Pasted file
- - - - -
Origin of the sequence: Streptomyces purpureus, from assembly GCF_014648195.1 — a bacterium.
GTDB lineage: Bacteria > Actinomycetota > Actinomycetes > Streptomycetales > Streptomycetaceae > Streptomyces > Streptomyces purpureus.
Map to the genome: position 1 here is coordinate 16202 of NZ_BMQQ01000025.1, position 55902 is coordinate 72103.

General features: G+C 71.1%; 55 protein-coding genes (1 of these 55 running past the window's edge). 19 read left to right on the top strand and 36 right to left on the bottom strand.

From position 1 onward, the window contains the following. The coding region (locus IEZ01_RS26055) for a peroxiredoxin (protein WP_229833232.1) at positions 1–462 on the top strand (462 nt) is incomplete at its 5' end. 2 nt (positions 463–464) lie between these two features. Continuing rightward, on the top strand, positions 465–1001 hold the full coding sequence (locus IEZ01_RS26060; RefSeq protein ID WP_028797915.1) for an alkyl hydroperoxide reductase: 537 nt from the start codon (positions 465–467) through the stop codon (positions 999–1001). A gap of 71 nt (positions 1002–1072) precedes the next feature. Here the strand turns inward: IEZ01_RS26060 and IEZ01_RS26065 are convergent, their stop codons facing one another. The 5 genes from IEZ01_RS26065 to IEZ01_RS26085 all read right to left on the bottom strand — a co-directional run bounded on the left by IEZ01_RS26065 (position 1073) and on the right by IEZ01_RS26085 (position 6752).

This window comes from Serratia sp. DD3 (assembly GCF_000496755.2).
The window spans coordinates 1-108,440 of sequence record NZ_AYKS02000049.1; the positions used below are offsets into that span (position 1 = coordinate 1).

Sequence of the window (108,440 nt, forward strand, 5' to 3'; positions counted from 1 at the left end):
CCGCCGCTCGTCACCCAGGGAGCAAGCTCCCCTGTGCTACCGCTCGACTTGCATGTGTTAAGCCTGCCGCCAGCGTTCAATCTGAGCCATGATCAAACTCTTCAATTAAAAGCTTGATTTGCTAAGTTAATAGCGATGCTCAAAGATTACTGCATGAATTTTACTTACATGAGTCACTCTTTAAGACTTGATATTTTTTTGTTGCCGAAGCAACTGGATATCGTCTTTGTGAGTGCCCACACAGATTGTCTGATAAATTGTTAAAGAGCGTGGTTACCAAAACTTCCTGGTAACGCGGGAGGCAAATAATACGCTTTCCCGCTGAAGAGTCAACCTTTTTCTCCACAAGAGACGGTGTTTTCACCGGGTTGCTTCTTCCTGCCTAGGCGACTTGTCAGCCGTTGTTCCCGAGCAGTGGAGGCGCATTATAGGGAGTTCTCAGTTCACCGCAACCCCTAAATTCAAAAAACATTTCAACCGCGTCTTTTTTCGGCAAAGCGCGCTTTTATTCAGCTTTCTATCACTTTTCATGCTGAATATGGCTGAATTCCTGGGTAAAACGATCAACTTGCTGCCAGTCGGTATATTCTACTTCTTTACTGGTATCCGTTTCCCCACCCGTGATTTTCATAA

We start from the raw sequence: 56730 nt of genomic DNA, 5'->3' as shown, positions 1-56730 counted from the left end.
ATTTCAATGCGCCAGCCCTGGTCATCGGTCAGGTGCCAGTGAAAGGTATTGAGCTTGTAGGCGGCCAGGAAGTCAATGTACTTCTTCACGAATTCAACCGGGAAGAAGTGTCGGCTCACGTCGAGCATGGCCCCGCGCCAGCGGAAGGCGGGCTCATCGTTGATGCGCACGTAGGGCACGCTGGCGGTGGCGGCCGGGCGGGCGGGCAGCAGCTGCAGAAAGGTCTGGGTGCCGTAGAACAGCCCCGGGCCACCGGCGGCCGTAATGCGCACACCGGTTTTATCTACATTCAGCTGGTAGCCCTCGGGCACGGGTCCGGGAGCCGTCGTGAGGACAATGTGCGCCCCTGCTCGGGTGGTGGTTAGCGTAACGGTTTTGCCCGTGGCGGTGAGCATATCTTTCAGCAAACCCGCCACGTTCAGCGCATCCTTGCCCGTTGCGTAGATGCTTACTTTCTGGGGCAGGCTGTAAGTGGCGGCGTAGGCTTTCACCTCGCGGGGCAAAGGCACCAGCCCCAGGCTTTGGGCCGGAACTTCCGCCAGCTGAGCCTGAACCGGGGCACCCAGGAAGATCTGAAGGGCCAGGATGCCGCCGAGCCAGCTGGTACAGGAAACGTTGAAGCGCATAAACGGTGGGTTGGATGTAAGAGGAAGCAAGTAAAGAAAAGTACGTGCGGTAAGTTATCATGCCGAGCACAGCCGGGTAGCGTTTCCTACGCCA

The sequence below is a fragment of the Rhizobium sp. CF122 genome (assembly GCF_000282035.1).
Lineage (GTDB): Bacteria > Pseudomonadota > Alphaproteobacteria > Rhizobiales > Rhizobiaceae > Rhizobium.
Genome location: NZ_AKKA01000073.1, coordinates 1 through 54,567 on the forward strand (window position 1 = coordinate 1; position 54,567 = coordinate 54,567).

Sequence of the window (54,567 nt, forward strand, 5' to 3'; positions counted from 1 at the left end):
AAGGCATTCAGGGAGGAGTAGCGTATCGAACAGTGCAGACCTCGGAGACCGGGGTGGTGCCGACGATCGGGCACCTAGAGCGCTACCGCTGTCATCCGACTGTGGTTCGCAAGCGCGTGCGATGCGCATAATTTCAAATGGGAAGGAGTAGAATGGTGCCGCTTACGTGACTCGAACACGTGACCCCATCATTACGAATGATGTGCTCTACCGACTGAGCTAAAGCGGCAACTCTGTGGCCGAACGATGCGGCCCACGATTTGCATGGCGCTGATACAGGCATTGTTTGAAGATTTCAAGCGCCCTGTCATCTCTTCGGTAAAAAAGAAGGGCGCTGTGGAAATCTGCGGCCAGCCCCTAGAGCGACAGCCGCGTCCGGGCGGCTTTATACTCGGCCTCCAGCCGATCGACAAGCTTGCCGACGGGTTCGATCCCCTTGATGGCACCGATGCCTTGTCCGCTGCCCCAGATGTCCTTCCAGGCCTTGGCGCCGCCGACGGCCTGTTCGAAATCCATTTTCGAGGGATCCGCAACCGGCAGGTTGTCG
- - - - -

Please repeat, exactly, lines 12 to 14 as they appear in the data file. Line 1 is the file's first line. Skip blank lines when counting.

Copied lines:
The sequence below is a fragment of the Rhizobium sp. CF122 genome (assembly GCF_000282035.1).
Lineage (GTDB): Bacteria > Pseudomonadota > Alphaproteobacteria > Rhizobiales > Rhizobiaceae > Rhizobium.
Genome location: NZ_AKKA01000073.1, coordinates 1 through 54,567 on the forward strand (window position 1 = coordinate 1; position 54,567 = coordinate 54,567).